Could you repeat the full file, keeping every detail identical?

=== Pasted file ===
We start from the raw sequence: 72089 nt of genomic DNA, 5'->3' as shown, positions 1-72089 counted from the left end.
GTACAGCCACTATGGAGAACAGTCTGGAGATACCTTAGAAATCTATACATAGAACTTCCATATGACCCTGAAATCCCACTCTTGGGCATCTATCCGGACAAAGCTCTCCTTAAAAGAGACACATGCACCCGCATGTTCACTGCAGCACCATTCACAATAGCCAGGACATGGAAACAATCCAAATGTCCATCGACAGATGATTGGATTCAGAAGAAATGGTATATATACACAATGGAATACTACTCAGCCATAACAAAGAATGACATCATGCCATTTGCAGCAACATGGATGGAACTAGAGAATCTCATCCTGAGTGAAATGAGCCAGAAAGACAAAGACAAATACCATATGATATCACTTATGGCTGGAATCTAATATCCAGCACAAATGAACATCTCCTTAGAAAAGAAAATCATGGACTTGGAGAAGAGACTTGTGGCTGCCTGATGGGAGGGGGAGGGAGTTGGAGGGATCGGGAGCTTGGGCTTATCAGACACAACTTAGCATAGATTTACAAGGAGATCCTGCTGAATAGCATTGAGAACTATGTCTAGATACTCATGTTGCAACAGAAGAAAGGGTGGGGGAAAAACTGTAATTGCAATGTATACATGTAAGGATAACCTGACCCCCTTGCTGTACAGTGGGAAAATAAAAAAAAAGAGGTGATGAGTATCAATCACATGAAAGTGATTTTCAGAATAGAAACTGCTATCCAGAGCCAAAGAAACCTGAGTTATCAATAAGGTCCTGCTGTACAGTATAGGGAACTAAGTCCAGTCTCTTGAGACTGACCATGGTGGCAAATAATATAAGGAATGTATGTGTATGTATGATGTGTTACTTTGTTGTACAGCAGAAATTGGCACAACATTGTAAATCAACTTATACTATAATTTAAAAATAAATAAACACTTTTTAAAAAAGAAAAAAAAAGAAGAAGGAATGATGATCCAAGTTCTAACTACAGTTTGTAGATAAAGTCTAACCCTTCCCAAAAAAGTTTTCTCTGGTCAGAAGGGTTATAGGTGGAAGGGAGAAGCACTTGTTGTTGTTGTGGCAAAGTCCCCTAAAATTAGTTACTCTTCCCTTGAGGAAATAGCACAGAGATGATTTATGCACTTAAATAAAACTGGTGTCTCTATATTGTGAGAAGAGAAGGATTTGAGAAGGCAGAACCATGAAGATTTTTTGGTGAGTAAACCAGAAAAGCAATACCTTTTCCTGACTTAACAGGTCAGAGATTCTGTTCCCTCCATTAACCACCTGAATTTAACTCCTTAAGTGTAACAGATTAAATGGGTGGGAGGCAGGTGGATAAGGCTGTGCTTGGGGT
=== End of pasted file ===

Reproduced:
We start from the raw sequence: 72089 nt of genomic DNA, 5'->3' as shown, positions 1-72089 counted from the left end.
GTACAGCCACTATGGAGAACAGTCTGGAGATACCTTAGAAATCTATACATAGAACTTCCATATGACCCTGAAATCCCACTCTTGGGCATCTATCCGGACAAAGCTCTCCTTAAAAGAGACACATGCACCCGCATGTTCACTGCAGCACCATTCACAATAGCCAGGACATGGAAACAATCCAAATGTCCATCGACAGATGATTGGATTCAGAAGAAATGGTATATATACACAATGGAATACTACTCAGCCATAACAAAGAATGACATCATGCCATTTGCAGCAACATGGATGGAACTAGAGAATCTCATCCTGAGTGAAATGAGCCAGAAAGACAAAGACAAATACCATATGATATCACTTATGGCTGGAATCTAATATCCAGCACAAATGAACATCTCCTTAGAAAAGAAAATCATGGACTTGGAGAAGAGACTTGTGGCTGCCTGATGGGAGGGGGAGGGAGTTGGAGGGATCGGGAGCTTGGGCTTATCAGACACAACTTAGCATAGATTTACAAGGAGATCCTGCTGAATAGCATTGAGAACTATGTCTAGATACTCATGTTGCAACAGAAGAAAGGGTGGGGGAAAAACTGTAATTGCAATGTATACATGTAAGGATAACCTGACCCCCTTGCTGTACAGTGGGAAAATAAAAAAAAAGAGGTGATGAGTATCAATCACATGAAAGTGATTTTCAGAATAGAAACTGCTATCCAGAGCCAAAGAAACCTGAGTTATCAATAAGGTCCTGCTGTACAGTATAGGGAACTAAGTCCAGTCTCTTGAGACTGACCATGGTGGCAAATAATATAAGGAATGTATGTGTATGTATGATGTGTTACTTTGTTGTACAGCAGAAATTGGCACAACATTGTAAATCAACTTATACTATAATTTAAAAATAAATAAACACTTTTTAAAAAAGAAAAAAAAAGAAGAAGGAATGATGATCCAAGTTCTAACTACAGTTTGTAGATAAAGTCTAACCCTTCCCAAAAAAGTTTTCTCTGGTCAGAAGGGTTATAGGTGGAAGGGAGAAGCACTTGTTGTTGTTGTGGCAAAGTCCCCTAAAATTAGTTACTCTTCCCTTGAGGAAATAGCACAGAGATGATTTATGCACTTAAATAAAACTGGTGTCTCTATATTGTGAGAAGAGAAGGATTTGAGAAGGCAGAACCATGAAGATTTTTTGGTGAGTAAACCAGAAAAGCAATACCTTTTCCTGACTTAACAGGTCAGAGATTCTGTTCCCTCCATTAACCACCTGAATTTAACTCCTTAAGTGTAACAGATTAAATGGGTGGGAGGCAGGTGGATAAGGCTGTGCTTGGGGT